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Health technology assessment use and dissemination by patient and consumer groups: Why and how?

Published online by Cambridge University Press:  01 October 2008

Julie Fattal
Affiliation:
University of Montreal
Pascale Lehoux
Affiliation:
University of Montreal

Abstract

Objectives: Although increasing effort is being devoted to developing strategies to increase knowledge transfer and the uptake of health technology assessment (HTA) by various stakeholders, very little is known about the utilization and dissemination of HTA findings by patient and consumer organizations. The goal of this study is to understand how and why patient and consumer organizations use HTA findings within their organizations, and what factors influence how and when they communicate their findings to members or other organizations.

Methods: We examined the use and dissemination of four controversial HTA reports by sixteen patient and consumer organizations in Ontario and Quebec. We gathered data from semistructured interviews conducted between December 2006 and April 2007.

Results: Although HTA findings are often used by the patient and consumer organizations, key differences were observed in exactly how the four HTA reports were used. Three types of use (instrumental, conceptual, and symbolic) are reported and illustrated. We highlight the importance of the organization's mission and knowledge base in explaining the types of use observed.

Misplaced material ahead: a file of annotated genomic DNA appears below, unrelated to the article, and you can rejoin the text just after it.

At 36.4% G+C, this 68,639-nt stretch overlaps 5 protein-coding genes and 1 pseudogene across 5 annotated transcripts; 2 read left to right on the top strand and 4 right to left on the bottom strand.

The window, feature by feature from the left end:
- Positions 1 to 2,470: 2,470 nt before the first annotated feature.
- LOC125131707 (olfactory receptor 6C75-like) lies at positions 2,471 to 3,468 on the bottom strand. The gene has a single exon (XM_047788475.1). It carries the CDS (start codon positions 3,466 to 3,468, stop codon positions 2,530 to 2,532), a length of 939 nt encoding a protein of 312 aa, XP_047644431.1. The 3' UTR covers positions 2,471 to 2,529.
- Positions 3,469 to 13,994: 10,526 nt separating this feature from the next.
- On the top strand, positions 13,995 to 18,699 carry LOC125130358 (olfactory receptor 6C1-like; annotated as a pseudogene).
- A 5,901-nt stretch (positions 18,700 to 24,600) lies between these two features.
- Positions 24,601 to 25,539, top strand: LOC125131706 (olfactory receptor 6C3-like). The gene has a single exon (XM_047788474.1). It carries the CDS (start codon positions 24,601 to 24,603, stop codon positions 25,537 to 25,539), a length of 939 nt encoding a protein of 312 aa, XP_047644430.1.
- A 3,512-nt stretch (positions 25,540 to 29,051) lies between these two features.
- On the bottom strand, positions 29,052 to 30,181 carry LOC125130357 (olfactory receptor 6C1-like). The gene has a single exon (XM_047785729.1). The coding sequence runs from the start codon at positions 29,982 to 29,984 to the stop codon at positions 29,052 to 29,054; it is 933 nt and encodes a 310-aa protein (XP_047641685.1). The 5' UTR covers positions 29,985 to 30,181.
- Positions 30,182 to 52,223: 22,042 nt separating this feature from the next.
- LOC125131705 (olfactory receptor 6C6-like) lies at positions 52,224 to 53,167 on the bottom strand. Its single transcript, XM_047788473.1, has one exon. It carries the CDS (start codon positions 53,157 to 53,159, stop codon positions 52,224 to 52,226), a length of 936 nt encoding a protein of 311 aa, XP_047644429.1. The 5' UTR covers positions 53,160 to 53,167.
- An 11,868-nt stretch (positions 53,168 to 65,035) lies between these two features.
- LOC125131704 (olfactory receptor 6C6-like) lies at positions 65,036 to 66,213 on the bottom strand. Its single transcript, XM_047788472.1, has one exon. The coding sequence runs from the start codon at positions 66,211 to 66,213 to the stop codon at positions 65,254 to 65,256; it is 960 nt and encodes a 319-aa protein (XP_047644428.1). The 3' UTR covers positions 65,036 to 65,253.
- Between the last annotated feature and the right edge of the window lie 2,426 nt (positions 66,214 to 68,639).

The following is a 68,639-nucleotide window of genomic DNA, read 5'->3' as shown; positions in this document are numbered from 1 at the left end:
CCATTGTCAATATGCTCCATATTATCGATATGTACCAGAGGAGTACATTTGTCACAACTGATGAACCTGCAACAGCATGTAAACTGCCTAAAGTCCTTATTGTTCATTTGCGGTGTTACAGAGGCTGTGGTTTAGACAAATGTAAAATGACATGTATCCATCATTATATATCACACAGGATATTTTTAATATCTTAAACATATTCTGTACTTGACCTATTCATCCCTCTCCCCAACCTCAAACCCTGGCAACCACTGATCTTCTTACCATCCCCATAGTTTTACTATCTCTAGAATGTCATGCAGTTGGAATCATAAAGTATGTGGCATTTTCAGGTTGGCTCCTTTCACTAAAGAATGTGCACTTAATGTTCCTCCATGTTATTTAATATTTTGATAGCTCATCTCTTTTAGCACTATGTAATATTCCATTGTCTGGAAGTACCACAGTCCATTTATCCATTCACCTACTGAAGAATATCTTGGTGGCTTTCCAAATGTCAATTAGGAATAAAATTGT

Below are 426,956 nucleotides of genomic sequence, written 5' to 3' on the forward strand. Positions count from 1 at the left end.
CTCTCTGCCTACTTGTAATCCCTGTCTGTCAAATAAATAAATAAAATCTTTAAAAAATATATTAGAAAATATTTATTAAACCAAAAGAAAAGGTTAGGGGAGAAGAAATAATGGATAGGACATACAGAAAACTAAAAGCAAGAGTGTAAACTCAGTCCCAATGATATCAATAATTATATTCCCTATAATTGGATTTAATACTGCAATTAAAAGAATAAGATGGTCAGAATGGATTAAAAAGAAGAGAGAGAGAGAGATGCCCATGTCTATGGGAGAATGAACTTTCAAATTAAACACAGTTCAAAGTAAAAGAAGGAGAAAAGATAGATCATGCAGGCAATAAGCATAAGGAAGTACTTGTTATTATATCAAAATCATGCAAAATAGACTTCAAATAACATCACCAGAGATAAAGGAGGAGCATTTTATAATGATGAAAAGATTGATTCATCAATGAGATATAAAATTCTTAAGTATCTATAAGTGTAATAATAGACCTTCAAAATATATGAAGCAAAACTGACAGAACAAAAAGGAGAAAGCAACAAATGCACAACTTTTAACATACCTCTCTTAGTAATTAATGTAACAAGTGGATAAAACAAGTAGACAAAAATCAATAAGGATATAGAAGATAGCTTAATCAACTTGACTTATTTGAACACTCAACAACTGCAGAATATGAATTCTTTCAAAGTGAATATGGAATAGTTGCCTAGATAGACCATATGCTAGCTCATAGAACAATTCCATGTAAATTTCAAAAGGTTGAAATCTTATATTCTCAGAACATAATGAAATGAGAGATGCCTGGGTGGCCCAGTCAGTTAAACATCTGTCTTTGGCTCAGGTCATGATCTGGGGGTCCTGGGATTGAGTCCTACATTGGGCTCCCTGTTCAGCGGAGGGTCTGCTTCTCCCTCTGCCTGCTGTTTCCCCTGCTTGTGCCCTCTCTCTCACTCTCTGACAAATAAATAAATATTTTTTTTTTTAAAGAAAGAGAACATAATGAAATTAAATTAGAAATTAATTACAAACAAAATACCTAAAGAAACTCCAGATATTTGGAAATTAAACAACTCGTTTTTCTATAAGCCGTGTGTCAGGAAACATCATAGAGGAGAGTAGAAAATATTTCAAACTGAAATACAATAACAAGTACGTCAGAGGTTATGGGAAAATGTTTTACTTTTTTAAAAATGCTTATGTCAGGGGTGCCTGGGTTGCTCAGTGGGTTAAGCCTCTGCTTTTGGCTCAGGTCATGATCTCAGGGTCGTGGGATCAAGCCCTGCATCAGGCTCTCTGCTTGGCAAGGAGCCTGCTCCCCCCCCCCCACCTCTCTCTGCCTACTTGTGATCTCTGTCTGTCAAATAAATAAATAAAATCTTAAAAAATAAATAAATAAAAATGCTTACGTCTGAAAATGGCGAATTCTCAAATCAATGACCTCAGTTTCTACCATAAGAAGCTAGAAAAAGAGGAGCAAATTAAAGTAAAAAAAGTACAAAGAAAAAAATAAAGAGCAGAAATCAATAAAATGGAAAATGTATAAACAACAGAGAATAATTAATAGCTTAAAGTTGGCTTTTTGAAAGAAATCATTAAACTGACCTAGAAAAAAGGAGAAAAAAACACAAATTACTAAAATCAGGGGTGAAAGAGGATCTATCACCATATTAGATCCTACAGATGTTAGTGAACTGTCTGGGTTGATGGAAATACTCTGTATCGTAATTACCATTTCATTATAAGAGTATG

Conclusions: We contend that the use and dissemination of HTA reports by specific groups could help in widening the debate around controversial health technologies. The implications and opportunities for HTA agencies relate to the following: (i) identification of “lay” organizations that could help in disseminating results; (ii) acknowledgement of a “lay” audience for HTA findings; (iii) strategic inclusion of advocacy groups during the assessment process for highly controversial technologies; and (iv) contribution of these organizations to the push efforts of knowledge transfer.

Type
GENERAL ESSAYS
Copyright
Copyright © Cambridge University Press 2008

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